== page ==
Perhaps you haven't noticed, but I have -- almost every week a new restaurant opens in Anne Arundel County. One of the newest, Lee's Szechuan Restaurant, was our destination this past week.
Lee's has several attributes in its favor to make it a winner in our family. For starters, the specialty cuisine is Szechuan, a favorite in the Wallace household. Another positive is, as they say in the real estate business, location, location, location.
Situated in Northway Shopping Center at Route 3 and Old Mill Road, Lee's is very convenient to our Severn home.
Lee's also has an extensive dinner menu with 15 appetizers, nine soups and 14 chef's specialties, in addition to entrees categorized according to poultry, pork, beef, seafood, duck, vegetable and noodles.
But would it pass the taste test? Hubby and I, along with sister Ruth and her husband Rich, decided to investigate the newest Oriental restaurant in our neighborhood.
Hubby and I did the Szechuan honors while Ruth and Rich stuck to standard Chinese fare. We started with soup. Hubby and I had hot and sour ($1.25) and Ruth and Rich sampled the won-ton ($1.25).
The hot and sour soup lived up to the little star beside it that deemed it "pleasantly hot and spicy." The zing in the soup came from vinegar rather than spice. The broth was thick and contained all the right ingredients that make for delicious hot and sour soup.
The won-ton soup looked good and tasted that way also. Ruth and Rich felt the use of ground pork in the won-ton detracted from the overall goodness of the soup.
We weren't looking for adventure, we were checking to see if Lee's could become our favorite Chinese restaurant. Therefore, we ordered standard appetizers of egg rolls ($2.20 for two) and spring rolls ($2.20 for two).
The menu offered some mighty interesting-sounding appetizers, such as cold shredded chicken in spicy sesame and peanut butter sauce.
The spring rolls were preferred 3-to-1 over the egg rolls, but both were adequate appetizers. The egg roll contained pork, shrimp and vegetables.
The predominant ingredient was cabbage. The egg rolls had shrimp and vegetables and didn't depend as much on the cabbage.
Our entrees for the evening were Hunan Beef ($7.95) consisting of slices of beef sauteed with broccoli, bamboo shoots and mushrooms in a spicy brown hot sauce; double cooked port Szechuan style ($7.50), a dish of pork double cooked with cabbage and green peppers; Sweet and Sour Chicken ($7.50), chunks of chicken deep fried in batter, served with pineapple, onions, carrots, and green peppers in a sweet and sour sauce. And last but not least was Shrimp with Mixed Vegetables in white sauce ($8.95).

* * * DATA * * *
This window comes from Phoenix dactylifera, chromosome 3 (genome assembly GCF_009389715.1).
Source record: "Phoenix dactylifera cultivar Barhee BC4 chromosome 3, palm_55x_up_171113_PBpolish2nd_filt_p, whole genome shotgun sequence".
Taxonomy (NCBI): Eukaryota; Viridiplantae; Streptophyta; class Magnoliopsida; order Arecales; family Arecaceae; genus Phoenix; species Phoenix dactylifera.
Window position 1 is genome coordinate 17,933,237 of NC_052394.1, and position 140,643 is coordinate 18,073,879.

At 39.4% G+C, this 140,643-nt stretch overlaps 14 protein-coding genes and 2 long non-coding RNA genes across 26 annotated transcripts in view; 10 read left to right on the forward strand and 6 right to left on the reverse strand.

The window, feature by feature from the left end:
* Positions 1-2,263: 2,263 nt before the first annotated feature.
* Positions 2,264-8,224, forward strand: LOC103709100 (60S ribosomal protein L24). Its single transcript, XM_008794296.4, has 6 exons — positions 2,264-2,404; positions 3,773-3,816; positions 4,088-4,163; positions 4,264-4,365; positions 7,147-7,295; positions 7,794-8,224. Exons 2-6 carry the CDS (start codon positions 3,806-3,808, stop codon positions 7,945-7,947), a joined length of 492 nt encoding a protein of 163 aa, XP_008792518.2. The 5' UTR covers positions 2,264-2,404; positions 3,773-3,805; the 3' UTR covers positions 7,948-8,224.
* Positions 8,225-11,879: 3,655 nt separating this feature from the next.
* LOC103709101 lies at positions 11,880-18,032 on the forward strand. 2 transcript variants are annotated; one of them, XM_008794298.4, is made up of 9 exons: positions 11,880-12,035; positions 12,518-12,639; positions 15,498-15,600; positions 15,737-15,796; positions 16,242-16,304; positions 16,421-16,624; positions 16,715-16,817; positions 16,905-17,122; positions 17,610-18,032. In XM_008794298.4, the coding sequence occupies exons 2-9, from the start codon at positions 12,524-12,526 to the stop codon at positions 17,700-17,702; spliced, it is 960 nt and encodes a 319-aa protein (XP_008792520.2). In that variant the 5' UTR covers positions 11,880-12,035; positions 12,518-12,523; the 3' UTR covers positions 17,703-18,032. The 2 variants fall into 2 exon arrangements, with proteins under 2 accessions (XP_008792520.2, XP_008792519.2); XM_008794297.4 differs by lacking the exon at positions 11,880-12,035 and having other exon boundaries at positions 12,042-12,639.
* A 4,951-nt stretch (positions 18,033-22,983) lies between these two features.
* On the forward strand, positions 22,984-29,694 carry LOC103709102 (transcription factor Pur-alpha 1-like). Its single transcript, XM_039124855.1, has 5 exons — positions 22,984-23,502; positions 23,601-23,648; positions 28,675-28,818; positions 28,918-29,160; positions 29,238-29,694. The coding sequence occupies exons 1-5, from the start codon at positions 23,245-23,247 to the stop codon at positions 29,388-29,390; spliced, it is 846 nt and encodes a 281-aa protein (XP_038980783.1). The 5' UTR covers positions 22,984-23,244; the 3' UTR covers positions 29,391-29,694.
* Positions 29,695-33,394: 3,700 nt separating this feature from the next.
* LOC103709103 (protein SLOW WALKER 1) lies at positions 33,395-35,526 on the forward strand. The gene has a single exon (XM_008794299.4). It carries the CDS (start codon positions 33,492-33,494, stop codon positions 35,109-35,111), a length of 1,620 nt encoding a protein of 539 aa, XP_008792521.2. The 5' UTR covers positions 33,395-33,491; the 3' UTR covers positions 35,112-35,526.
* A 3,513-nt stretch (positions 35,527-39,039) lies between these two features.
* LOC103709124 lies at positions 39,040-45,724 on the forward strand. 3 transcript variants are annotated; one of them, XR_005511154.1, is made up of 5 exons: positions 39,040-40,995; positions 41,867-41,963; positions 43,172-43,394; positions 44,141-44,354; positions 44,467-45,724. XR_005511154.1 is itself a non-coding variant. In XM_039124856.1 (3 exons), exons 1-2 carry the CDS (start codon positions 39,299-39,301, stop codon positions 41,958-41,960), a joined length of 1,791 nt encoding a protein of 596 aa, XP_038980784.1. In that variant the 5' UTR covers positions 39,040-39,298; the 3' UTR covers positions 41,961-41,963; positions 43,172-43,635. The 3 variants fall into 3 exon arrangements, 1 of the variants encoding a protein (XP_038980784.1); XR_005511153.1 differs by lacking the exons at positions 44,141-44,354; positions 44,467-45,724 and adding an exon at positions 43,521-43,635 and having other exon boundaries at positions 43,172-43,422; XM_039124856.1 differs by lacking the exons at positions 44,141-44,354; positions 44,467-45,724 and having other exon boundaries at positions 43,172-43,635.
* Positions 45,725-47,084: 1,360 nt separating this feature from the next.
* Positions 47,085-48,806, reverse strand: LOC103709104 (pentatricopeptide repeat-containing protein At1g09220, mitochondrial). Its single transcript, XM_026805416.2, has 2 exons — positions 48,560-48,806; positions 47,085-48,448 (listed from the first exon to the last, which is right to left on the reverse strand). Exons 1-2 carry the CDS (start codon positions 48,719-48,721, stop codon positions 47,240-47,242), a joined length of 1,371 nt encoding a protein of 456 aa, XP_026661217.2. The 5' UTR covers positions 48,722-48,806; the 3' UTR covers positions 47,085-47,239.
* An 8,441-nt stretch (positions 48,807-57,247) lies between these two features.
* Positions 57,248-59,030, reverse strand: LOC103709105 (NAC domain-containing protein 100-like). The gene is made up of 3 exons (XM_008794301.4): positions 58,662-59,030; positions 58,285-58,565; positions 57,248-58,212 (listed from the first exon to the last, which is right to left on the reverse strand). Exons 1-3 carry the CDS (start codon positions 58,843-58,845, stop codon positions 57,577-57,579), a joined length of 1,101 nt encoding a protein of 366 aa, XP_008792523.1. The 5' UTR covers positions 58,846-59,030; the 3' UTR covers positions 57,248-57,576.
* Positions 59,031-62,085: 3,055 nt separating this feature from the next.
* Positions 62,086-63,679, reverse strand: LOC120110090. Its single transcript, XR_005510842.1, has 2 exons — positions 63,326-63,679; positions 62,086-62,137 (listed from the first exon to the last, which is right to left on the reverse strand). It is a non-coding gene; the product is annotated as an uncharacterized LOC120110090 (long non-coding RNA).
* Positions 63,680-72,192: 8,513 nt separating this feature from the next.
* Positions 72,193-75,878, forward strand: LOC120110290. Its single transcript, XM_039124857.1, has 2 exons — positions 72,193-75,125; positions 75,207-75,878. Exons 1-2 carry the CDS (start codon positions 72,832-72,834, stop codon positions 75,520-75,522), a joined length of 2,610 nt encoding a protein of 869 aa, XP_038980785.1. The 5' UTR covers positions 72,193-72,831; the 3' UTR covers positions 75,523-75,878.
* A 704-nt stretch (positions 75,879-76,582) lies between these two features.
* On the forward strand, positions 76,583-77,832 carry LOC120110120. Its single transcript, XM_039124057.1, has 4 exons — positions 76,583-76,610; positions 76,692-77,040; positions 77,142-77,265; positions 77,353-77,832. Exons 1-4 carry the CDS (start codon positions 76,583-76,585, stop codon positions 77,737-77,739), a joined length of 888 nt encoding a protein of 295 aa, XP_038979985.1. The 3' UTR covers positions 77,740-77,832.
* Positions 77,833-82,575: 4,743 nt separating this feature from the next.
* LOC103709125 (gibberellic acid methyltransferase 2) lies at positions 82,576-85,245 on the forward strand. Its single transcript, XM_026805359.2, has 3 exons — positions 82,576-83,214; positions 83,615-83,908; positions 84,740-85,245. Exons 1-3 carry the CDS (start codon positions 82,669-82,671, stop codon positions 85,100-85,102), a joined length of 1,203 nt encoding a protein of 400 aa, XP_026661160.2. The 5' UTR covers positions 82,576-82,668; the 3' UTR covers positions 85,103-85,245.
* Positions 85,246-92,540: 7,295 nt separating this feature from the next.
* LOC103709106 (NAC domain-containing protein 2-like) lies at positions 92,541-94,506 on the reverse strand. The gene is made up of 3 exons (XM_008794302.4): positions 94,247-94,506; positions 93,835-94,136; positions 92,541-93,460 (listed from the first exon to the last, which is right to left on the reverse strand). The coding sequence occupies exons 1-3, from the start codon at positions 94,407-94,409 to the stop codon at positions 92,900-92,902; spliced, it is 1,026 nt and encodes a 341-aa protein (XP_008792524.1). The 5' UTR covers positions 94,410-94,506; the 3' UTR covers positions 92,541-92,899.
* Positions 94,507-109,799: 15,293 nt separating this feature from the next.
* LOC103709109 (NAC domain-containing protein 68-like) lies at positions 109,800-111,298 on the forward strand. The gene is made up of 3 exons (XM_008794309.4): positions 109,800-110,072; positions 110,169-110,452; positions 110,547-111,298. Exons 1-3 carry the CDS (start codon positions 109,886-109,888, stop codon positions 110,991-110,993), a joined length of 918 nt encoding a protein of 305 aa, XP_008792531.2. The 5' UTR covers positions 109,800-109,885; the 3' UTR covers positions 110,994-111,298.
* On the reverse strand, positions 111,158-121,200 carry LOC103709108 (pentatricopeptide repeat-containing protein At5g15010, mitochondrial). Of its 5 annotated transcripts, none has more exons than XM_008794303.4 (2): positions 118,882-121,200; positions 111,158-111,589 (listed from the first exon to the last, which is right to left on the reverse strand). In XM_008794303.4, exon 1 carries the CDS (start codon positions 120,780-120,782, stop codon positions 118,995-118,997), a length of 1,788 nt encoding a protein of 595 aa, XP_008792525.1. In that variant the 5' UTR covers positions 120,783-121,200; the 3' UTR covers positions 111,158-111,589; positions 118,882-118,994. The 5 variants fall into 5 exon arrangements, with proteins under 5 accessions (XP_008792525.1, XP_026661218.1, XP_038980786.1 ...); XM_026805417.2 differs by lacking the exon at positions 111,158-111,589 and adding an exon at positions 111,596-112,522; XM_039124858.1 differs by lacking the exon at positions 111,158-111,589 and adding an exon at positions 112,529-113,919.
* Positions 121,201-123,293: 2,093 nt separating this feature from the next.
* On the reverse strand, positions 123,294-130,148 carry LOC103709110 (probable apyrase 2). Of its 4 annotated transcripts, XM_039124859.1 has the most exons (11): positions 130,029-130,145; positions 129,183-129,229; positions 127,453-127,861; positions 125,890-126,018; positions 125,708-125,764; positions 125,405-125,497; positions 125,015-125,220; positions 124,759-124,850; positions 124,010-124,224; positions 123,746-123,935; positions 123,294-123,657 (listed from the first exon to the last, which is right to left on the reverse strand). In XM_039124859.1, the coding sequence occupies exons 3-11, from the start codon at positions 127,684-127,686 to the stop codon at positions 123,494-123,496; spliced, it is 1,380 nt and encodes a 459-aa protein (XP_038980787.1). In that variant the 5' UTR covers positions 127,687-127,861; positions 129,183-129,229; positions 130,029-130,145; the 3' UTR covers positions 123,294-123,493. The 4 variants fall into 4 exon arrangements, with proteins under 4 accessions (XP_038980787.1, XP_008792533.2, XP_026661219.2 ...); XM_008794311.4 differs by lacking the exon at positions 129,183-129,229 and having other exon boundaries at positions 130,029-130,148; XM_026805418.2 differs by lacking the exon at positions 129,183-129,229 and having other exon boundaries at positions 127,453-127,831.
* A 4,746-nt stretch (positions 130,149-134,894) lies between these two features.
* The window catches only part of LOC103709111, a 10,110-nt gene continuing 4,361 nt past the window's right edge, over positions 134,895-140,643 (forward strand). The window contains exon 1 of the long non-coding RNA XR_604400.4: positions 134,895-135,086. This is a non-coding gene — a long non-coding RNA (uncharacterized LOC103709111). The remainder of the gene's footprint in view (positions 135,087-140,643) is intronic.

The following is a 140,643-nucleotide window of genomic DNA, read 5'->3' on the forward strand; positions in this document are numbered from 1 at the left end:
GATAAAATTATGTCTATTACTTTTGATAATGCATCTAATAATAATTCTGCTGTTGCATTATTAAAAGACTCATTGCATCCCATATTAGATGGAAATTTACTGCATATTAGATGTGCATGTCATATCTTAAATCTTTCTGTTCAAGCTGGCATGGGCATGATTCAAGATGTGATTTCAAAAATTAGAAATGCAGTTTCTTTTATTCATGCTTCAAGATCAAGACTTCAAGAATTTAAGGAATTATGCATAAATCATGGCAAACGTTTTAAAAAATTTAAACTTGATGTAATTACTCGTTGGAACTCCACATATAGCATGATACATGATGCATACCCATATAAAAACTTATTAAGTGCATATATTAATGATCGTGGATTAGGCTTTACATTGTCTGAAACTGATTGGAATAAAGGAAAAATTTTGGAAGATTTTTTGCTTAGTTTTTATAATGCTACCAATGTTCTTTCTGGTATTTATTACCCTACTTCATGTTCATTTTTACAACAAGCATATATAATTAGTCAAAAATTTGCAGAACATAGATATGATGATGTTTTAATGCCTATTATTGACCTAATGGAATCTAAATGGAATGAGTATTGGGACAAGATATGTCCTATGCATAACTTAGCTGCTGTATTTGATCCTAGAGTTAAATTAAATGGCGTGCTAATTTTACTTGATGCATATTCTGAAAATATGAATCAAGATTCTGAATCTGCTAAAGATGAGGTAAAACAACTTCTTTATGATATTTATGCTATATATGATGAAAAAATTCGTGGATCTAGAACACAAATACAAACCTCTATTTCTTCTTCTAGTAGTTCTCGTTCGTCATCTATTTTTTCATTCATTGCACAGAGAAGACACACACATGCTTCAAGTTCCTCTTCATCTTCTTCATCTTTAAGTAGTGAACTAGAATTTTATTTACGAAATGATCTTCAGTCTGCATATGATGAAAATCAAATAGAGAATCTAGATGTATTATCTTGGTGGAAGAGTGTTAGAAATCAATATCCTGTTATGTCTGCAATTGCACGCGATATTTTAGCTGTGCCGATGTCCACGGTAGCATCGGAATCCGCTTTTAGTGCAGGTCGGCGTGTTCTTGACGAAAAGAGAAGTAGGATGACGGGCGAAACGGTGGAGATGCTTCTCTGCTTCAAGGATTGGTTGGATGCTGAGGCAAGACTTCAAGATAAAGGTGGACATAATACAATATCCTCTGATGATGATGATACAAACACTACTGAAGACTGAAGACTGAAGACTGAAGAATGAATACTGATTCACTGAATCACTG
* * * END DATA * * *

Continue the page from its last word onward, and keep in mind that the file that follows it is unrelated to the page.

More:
Following our accepted family practice of sharing entrees, we each took portions of every entree. I'm happy to report there were no losers in the taste test. I'm also happy to report there was no clear cut winner, either.
I had ordered the double cooked pork and I thought the spicy brown sauce and cabbage was superior to the other dishes. Hubby thought his choice of Hunan beef was the best because it had the most fire. Lee's chef walks a fine Szechuan line. The food is "pleasantly hot and spicy" without leaving your mouth numb.
Rich thought his sweet and sour chicken was the best he'd had because the flavor of the sauce was not overly sweet. Also, the sauce coated the chicken and vegetables but did not drown them. The shrimp and vegetables were a big winner with Ruth. The vegetables were crispy and the shrimp tasty.
The portions were generous with enough to satisfy our appetites and still provide take home leftovers. The general consensus was we'd go back again based just on the quality of the food.
Lee's Szechuan Restaurant provided other enticements beyond the food to spark interest in a return visit. The atmosphere, while definitely Oriental, was upscale with comfortable-looking chairs. We especially liked the banquette-style booths with overstuffed benches.
The fried noodles provided with the soup were extra wide and long. A spicy cabbage salad dish was also provided for our nibbling pleasure.
Unfortunately, our first pot of tea was just lukewarm but the refill was piping hot.
The final nice touch was an additional 10 percent deducted from the bill as a Grand Opening special. The maitre d' said the 10 percent off should last at least until the middle of October.
Lee's Szechuan Restaurant has a liquor license pending. The restaurant is accessible to the disabled.
What would a Chinese restaurant be without carryout? The dinner carryout menu is extensive. The lunch carryout menu is an abbreviated version of the dinner menu with combination meals available that include fried rice and soup.
Yes, this team of taste testers decided we must go back and try some of the more adventuresome items such as Phoenix Bird's Nest or Eight Treasure Duck. Even the "ten ingredients soft won-ton soup for two" sounded interesting. Perhaps I'll try Sha Cha beef with the Malaysian barbecue sauce.
Lee's Szechuan Restaurant is open Sunday through Thursday from 11 a.m.
to 10 p.m. Friday and Saturday they are open until 11 p.m.
For carryout, call 987-6111.
Joan Whitson Wallace, a free-lance writer, lives in Severn. She has written about food for a number of publications, and is working on a cookbook, "Mom Taught Me How to Cook."